Shares in Anglo American — the enormous commodities firm, and the world’s biggest miner of platinum — are tanking on Tuesday afternoon after the company released a predictably awful set of results this morning, blaming, in part, the slowdown in China.
Shares soared in early trading, jumping as much as 5.6% at the market open, but have since started to slide, and just after 1:00 p.m. GMT (8:00 a.m. ET) the company’s stock is trading at £3.743 ($5.40), a fall of just less than 5%. Here’s how that looks:
In it’s yearly results, Anglo not only reported a loss of $5.4 billion (£3.74 billion), but also announced further details of the “radical” restructuring first brought to light in December. The company plans to sell between $5 – 6 billion (£3.47 – £4.16 billion) of assets, and reduce its core staff from 11,500 to just 5,000.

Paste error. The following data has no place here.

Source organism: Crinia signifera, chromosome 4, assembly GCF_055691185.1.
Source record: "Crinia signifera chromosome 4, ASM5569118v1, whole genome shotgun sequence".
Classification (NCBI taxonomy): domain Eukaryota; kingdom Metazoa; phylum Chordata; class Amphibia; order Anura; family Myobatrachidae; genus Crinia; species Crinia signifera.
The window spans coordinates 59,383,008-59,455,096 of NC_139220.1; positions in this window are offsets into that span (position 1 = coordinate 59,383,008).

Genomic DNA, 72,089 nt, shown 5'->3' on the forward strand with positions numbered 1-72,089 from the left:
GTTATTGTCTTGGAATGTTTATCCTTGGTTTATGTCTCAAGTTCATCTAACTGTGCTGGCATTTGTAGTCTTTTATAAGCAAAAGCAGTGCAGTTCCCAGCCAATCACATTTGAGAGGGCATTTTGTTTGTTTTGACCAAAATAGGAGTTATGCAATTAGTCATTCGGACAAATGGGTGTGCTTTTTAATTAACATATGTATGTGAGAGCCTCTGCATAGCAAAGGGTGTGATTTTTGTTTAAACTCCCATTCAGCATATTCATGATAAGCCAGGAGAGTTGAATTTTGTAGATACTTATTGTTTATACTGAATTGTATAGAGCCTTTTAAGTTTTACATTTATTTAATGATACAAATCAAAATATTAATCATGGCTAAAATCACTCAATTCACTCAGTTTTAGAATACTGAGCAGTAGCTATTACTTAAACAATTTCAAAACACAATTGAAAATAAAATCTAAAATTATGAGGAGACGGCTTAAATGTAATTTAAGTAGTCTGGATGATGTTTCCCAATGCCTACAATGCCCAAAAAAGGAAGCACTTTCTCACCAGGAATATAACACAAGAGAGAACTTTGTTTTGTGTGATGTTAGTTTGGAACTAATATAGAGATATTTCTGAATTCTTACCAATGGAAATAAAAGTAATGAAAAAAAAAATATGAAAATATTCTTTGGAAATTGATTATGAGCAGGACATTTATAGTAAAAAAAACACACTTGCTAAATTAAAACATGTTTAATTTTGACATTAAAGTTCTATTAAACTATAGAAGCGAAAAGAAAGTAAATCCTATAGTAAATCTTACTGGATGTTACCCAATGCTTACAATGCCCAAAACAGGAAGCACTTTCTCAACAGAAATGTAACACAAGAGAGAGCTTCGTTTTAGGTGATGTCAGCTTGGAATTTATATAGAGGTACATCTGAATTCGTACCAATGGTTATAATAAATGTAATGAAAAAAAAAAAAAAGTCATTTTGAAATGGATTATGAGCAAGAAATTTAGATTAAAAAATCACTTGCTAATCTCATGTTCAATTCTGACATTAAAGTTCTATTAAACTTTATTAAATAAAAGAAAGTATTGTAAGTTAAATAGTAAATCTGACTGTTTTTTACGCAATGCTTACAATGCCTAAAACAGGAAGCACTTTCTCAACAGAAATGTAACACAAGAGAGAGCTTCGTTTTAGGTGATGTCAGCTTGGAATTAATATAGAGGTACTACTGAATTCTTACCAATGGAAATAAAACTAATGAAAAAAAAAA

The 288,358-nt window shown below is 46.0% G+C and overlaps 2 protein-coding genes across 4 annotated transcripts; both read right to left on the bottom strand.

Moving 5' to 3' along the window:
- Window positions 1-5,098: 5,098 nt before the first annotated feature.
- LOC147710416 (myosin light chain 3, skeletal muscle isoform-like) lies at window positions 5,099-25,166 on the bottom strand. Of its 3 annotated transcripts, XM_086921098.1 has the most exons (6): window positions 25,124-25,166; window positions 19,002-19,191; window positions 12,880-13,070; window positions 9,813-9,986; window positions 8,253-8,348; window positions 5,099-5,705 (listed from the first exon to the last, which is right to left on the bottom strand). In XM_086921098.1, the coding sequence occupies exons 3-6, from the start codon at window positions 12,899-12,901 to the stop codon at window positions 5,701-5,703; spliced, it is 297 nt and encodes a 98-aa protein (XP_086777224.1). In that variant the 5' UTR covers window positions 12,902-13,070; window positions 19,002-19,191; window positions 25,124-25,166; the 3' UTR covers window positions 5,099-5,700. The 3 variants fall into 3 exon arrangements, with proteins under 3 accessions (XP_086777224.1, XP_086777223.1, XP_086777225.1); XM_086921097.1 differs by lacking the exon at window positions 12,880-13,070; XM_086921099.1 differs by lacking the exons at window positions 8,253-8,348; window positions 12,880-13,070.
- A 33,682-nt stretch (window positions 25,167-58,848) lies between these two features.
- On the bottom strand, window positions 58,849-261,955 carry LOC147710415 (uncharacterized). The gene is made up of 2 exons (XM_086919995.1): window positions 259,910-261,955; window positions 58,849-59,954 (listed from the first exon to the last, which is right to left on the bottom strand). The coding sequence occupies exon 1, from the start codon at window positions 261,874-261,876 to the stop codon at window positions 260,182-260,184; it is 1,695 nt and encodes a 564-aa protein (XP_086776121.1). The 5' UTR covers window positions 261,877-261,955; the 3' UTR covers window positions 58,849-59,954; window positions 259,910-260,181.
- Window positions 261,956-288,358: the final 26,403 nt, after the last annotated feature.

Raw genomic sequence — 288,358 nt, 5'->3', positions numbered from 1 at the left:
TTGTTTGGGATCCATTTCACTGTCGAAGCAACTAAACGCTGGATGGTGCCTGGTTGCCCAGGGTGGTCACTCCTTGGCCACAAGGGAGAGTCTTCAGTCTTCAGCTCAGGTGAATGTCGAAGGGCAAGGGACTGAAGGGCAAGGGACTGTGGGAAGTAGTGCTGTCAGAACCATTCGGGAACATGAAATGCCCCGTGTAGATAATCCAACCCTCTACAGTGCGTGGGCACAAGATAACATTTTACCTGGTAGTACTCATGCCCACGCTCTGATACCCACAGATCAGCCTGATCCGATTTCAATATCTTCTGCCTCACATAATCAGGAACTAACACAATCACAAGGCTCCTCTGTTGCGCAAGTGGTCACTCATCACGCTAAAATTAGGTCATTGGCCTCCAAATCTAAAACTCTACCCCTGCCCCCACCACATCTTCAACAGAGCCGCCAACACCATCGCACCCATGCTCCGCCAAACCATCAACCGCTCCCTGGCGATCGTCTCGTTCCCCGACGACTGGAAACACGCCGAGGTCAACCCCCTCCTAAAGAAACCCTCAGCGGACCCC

Part of the company’s struggle has been down to the slump in the price of diamonds, which it is highly involved in through its De Beers subsidiary. Garry White from stockbroker Charles Stanley said of the results:
“Today’s figures show price weakness over 2015, as demand waned. Operating profit at the operation slumped by 58% to $571m during the year. This was the result of weaker rough diamond demand and lower revenue, offset in part by tight cost control and favourable exchange rates. Diamonds are priced in dollars and the South African currency has been particularly weak, proving something of a cushion.”
Anglo isn’t the first miner to release horrific results in February. Last week, Rio Tinto, the Anglo-Australian miner reported a loss of $866 million (£600 million), and 2015 earnings of around half of what it brought in during 2014.
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